Task Force C consisted of the 5th Ranger Battalion and Companies A and B of the 2nd Ranger Battalion. This force was supposed to wait offshore until 7:00 a.m. when a prearranged signal from Task Force A told them to either land at Pointe du Hoc and assist Task Force A, or land at Omaha Beach and proceed through the Vierville draw and on to Pointe du Hoc. The units of Task Force C were transported by HMS Prince Charles (Company A, Company B and 5th Rangers), HMS Leopold (5th Rangers) and HMS Prince Baudouin (5th Rangers).
Although the Rangers of Task Force A were able to scale the cliffs at Pointe du Hoc within a half hour of landing, they discovered that the guns they were sent to destroy were not present, and had apparently been moved inland at some time. These guns were found later that morning and destroyed by First Sergeant Len Lomell and Sergeant Jack Kuhn. For the rest of the day and into the night the isolated Ranger units of Task Force A held their ground on the Pointe against German counterattacks.
|Abandoned and sank before it could land.|
|LCA 668||Originally to land on the west side of the Pointe, but forced to land on the east side.|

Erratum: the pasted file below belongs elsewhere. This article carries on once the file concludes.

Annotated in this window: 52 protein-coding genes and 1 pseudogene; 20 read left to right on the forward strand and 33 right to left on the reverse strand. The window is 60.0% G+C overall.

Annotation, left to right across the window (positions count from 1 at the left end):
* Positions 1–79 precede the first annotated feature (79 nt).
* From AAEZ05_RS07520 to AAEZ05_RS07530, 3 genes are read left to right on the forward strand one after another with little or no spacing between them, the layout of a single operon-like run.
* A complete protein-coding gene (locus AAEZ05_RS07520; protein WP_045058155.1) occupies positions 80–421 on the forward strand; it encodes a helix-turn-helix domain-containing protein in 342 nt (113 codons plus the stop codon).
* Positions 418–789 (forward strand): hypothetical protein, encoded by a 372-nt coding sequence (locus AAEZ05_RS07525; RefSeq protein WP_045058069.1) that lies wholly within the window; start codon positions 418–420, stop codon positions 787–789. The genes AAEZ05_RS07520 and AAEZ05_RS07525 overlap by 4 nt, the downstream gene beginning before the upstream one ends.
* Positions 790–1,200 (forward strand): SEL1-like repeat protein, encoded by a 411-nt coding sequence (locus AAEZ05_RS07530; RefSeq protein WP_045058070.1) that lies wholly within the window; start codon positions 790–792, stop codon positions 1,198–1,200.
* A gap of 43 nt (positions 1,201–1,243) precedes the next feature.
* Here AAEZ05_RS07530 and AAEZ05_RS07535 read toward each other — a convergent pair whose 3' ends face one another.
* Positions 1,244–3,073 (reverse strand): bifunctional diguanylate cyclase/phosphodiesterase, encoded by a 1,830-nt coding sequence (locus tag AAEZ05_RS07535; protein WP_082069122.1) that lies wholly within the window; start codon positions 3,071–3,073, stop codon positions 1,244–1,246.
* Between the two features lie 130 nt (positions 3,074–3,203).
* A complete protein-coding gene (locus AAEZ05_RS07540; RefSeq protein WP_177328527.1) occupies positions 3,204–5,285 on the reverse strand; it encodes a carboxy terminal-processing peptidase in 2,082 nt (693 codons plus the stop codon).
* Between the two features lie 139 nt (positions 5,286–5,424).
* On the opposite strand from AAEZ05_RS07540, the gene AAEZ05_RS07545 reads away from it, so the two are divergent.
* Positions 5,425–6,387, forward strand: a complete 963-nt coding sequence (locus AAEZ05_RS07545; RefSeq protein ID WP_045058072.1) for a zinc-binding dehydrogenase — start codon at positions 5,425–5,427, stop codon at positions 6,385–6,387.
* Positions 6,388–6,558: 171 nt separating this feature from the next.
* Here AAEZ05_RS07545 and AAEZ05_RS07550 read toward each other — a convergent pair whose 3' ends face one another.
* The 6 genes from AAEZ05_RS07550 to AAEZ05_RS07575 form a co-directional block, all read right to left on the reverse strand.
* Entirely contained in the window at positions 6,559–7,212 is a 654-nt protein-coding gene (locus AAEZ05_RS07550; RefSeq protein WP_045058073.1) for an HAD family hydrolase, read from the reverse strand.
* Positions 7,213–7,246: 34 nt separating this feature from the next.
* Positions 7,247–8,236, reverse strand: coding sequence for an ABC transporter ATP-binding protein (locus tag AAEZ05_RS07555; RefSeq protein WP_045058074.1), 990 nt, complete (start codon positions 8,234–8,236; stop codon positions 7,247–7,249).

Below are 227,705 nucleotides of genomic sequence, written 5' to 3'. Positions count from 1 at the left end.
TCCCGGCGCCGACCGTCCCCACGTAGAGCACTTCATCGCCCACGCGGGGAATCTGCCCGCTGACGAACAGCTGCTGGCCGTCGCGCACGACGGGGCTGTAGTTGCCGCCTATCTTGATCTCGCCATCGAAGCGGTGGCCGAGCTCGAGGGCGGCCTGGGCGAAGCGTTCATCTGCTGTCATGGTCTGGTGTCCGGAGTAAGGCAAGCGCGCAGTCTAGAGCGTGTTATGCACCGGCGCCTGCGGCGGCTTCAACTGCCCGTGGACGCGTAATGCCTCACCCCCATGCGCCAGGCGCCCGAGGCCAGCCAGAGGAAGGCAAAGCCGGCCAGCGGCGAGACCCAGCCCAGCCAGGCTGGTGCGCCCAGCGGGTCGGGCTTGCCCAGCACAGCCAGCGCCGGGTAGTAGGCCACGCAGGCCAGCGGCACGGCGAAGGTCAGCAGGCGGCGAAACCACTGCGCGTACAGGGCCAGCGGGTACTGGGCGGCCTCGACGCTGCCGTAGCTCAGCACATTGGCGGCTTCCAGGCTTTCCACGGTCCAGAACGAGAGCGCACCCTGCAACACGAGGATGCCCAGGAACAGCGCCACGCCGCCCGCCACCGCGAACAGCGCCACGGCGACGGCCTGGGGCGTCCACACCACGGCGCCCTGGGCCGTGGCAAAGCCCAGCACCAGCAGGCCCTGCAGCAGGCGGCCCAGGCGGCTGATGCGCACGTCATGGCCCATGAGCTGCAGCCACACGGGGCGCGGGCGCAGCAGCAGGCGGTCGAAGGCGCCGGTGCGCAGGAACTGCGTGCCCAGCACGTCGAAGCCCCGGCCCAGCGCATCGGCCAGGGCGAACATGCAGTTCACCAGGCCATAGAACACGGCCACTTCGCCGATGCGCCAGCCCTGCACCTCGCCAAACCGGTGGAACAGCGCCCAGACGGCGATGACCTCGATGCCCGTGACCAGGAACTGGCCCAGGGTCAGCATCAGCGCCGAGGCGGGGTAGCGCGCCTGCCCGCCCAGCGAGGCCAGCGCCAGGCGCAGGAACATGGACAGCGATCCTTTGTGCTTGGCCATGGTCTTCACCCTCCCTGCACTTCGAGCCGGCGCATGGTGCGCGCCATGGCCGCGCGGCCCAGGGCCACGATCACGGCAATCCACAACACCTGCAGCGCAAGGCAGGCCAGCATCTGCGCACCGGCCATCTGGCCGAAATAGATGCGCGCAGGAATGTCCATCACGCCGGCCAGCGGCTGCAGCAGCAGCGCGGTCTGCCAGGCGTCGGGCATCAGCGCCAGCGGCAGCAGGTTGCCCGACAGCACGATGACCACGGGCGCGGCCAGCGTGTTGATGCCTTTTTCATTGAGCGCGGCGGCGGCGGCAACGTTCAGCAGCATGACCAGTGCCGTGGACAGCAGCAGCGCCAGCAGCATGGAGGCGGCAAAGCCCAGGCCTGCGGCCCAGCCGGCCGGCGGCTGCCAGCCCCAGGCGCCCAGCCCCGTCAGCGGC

|LCA 858||Originally to land on the west side of the Pointe, but forced to land on the east side.|
|LCA 860||Abandoned and sank at approximately 5:30 a.m. before it could land.|
|Company E and HQ|
|LCA 722||Sent message to Task Force B at 7:30 a.m. Contained medical personnel.|
|LCA 861||The second LCA to land.|
|LCA 862||Navy shore fire control party.|
|LCA 888||Lt. Colonel Rudder's craft. The first to land at 7:10 a.m.|
|LCA 883||The last LCA to land.|
|LCA 884||Landed without incident.|
|LCA 887||Landed without incident.|
Task Force B landed near Company A of the 116th Infantry Regiment at Charlie sector as planned, but severe casualties in Company A prevented the 29th Division soldiers from carrying out the capture of Vierville. Captain Ralph Goranson ordered his men to implement their contingency plan, the direct assault on Point et Raz de la Percee via cliffs. Open reaching the Point it was discovered that it had already been destroyed by the British destroyer HMS Glasgow.
|First platoon. Company commander Captain Ralph E. Goranson. Destroyed shortly after landing.|
Although Task Force C never received the signal from Task Force A instructing it to land at Omaha*, Force C proceeded as per its contingency plan and landed at Omaha Beach (Dog Green and Dog White sectors) at 7:40 a.m. alongside the 116th Infantry Regiment of the 29th Infantry Division. Advanced units of the 5th Rangers were able to make contact with 2nd Rangers on the Pointe in the early evening of June 6th. On June 7th the remaining men of Task Force C would join up with Task Force B and units from the 116th Infantry Regiment and the 743rd Tank Battalion and make their way to Pointe du Hoc.